Free College Subsidizes the Wealthy
July 1, 2015
During his State of the Union address, President Obama proposed universal free community college. Senator Bernie Sanders (I-VT) recently proposed tuition-free college and Hillary Clinton is expected to announce a plan for debt-free college in the coming weeks.
- College graduates earn 83 percent more than high school graduates.
- Graduates earn an estimated $10,000 more a year than non-graduates.
These returns to human capital investment are enough to justify the $27,000 of debt, on average, that graduates accrue.
Even though taking on debt to get through college is worth it, the way student loans are structured is often unsustainable. Most graduates do not immediately obtain a high-paying and stable job upon leaving school.
Advocates of free tuition often point out accessibility for low-income students. However, free college wouldn't just make college affordable for low-income students, it would also subsidize the upper class. More than 56 billion of the $70 billion it would cost to eliminate tuition would go to families with above-average incomes. If this policy's goal is to increase accessibility, there are better ways to spend $70 billion.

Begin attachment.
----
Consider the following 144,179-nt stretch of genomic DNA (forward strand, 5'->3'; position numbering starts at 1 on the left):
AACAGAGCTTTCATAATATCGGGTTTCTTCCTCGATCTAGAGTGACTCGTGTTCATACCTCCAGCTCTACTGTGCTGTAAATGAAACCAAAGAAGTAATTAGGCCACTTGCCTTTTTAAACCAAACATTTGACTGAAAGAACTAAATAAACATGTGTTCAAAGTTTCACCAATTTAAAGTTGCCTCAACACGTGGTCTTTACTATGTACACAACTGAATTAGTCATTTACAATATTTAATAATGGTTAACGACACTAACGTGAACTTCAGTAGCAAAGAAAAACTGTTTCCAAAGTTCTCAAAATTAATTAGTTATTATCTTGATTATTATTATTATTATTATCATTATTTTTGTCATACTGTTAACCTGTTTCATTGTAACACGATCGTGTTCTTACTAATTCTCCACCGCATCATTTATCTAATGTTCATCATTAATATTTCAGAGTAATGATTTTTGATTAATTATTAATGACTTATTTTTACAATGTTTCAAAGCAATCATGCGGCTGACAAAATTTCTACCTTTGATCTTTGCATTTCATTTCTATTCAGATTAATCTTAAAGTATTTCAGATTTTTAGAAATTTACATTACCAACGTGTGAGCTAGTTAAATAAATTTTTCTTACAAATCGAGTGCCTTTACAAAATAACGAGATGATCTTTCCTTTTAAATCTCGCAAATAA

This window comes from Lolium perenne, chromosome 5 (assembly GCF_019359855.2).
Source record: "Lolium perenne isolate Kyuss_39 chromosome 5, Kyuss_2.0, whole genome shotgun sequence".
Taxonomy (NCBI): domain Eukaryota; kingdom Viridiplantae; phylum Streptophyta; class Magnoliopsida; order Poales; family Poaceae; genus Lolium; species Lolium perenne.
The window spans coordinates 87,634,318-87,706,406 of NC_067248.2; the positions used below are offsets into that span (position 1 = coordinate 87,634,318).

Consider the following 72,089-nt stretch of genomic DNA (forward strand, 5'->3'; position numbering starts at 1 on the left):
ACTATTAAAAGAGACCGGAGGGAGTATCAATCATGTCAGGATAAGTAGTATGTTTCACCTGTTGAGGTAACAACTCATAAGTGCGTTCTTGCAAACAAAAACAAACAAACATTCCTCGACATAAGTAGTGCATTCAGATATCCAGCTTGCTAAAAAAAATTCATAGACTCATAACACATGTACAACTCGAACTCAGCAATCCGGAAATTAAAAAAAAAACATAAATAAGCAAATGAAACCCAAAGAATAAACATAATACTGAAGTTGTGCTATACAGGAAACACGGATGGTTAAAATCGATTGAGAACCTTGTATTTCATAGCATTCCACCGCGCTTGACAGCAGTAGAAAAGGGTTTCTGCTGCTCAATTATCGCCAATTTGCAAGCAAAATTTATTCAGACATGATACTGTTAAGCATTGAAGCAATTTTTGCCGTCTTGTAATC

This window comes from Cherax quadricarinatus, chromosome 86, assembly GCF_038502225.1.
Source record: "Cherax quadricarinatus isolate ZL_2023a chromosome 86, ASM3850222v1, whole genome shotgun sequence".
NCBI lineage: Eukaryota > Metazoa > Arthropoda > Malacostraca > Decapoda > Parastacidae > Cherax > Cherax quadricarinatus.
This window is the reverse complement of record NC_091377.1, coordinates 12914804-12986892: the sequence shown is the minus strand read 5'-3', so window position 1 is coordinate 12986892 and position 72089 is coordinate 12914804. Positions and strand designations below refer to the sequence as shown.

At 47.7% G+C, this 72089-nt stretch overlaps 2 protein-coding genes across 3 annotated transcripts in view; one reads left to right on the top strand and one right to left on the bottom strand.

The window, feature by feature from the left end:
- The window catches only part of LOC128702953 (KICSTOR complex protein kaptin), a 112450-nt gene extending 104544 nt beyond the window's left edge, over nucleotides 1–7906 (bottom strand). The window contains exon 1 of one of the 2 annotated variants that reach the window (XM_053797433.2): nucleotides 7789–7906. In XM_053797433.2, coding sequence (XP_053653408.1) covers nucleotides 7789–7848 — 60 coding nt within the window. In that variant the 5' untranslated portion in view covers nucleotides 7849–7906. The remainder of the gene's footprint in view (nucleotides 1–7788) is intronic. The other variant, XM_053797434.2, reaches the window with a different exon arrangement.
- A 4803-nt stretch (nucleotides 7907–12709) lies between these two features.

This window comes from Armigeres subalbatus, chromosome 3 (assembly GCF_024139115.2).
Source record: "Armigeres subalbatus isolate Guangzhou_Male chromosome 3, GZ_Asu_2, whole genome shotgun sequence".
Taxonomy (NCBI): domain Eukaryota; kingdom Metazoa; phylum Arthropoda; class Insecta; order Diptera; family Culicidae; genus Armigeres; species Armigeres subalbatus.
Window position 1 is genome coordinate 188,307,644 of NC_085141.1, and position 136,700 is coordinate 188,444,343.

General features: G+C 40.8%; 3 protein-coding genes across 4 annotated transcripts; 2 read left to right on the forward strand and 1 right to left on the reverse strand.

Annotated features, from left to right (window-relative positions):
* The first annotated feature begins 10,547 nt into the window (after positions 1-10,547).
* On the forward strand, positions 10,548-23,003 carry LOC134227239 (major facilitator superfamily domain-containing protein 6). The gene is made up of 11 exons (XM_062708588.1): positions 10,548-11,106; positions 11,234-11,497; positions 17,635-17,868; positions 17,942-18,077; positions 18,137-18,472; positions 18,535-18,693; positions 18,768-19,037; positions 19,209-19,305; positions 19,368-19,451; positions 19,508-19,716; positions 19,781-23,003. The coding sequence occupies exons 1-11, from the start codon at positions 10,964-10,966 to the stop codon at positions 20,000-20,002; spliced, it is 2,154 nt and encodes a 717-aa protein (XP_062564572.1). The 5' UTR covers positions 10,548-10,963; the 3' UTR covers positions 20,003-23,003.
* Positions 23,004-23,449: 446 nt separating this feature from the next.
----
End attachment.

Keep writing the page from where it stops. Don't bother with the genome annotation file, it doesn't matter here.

Public policy should focus on reducing the cost of education not subsidizing it. This could be done by insisting that schools that take federal aid keep costs in check, or by letting innovative models for higher education lower the relative value of brick and mortar schools.
What will not work is free tuition. While Senator Sanders likes to use the word "free" when discussing his plan, he must realize taxpayers would foot the bill to subsidize college costs.
Source: Patrick Holland, "Free College Would Help the Rich Not the Poor," Economics21, June 23, 2015.
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